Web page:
With the decline toward the end of the 18th century of the Cremonese golden era of violinmaking, centres such as Turin, Venice and elsewhere became the focal points in upholding the traditions of Italian violinmaking that set the benchmark for the rest of the world. Foremost among the 19th century great Italian master violinmakers were Pressenda, Rocca, Fagnola and others. Right amongst the great masters, was Eugenio Degani (1840-1915).
Degani worked in Monagnana, Trieste and eventually settled in Venice, where he produced most of his work. The authority Henley says this of him: "Every curve of the outline splendidly sweeped. Clean and precise approach to corners. Corners and edges distinctively portrayed (...). Ingeniously-carved scroll, volute pefectly graduated and edges treated with a sort of flange. (...) Tonal quality very clear, responsive and Italianesque - one that will have futuristic signficance." Degani is today considered one of the foremost 19th century Italian masters - his instruments are eagerly sought out by discerning professionals throughout the world.
This violin was recently discovered in a remote part of South Africa and rescued from obscurity and certain oblivion. It was in a serious state of neglect, but structurally in excellent condition. It was taken to Amsterdam where it was restored by the important Dutch violinmaker, Andreas Post. Post confirmed the violin's authenticity. He assessed furthermore that the scratches and marks on the front were superficial and of no structural consequence. He in fact refused to restore the marks, stating that they were part of the violin's unique history and "character", and should be left as is.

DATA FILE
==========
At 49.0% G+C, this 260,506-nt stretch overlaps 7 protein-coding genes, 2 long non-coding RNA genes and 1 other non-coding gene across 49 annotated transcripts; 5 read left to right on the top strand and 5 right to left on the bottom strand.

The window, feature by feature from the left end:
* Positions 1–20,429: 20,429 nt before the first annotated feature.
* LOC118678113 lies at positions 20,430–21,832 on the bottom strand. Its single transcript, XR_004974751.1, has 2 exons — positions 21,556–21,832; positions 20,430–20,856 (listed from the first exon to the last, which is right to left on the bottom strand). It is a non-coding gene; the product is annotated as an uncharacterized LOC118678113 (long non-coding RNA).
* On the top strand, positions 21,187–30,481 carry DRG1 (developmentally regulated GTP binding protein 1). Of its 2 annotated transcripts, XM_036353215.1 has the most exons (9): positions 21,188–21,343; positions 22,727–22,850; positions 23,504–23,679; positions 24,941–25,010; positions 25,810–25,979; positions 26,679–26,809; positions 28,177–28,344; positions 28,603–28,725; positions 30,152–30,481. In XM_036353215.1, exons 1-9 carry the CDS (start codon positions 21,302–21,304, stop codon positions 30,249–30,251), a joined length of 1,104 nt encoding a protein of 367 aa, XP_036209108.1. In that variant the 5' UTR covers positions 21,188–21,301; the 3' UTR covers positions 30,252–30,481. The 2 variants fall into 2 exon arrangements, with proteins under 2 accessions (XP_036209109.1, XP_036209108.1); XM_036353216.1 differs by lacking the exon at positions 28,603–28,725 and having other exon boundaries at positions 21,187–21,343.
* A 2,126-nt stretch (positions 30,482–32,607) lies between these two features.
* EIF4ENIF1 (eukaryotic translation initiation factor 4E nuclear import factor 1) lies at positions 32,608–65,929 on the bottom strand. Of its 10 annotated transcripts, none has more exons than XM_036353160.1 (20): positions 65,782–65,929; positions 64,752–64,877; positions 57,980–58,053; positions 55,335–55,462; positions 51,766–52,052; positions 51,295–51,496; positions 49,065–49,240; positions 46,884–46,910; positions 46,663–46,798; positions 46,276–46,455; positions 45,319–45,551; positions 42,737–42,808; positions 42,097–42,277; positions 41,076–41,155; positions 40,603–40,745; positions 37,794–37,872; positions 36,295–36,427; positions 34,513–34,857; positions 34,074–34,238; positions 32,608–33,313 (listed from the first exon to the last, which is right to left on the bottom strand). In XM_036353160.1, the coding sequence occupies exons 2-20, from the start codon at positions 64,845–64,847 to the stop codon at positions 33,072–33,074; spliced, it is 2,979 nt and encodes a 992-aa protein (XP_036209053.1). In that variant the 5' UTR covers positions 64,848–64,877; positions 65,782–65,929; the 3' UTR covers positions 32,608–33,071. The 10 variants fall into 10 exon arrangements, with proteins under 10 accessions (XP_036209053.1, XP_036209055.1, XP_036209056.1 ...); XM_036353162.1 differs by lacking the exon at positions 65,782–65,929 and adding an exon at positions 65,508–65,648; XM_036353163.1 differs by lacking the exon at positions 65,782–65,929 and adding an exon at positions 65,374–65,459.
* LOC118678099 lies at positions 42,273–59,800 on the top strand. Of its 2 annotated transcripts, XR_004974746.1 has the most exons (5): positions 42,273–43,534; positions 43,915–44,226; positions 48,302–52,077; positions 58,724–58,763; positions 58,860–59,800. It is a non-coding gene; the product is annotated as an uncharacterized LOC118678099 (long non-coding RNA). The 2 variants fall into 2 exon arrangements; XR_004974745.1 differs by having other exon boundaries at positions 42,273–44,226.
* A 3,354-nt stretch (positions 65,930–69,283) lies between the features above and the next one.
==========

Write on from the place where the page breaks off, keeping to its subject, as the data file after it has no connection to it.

In January 2009 this instrument was taken to Paris where is was examined by France's leading violin authority, who confirmed verbally that it is the authentic work of Eugenio Degani, a fact that no-one to date has disputed.
The two-piece back is of mildly flamed maple of narrow curl. The ribs, neck and scroll are of matching material, displaying only very mild flame, to the extent of being almost plain. However, the scroll is a masterpiece of attention, balance and elegance normally associated with Degani's scrolls, and was described by one French authority as 'unmistakably pure Degani'. The top is of tone spruce with narrow grain in the centre, broadening out to the flanks. The f-holes are elegant and balanced. The reddish amber varnish greatly compliments the wood.
If any doubts may linger about the quality of this instrument, it disappears the moment you play on it. The quality and beauty of its tone sets it apart from other instruments - here is the substance that made Eugenio Degani what he was and which has placed him in the ranks of the foremost Italian violinmakers of the late 19th century.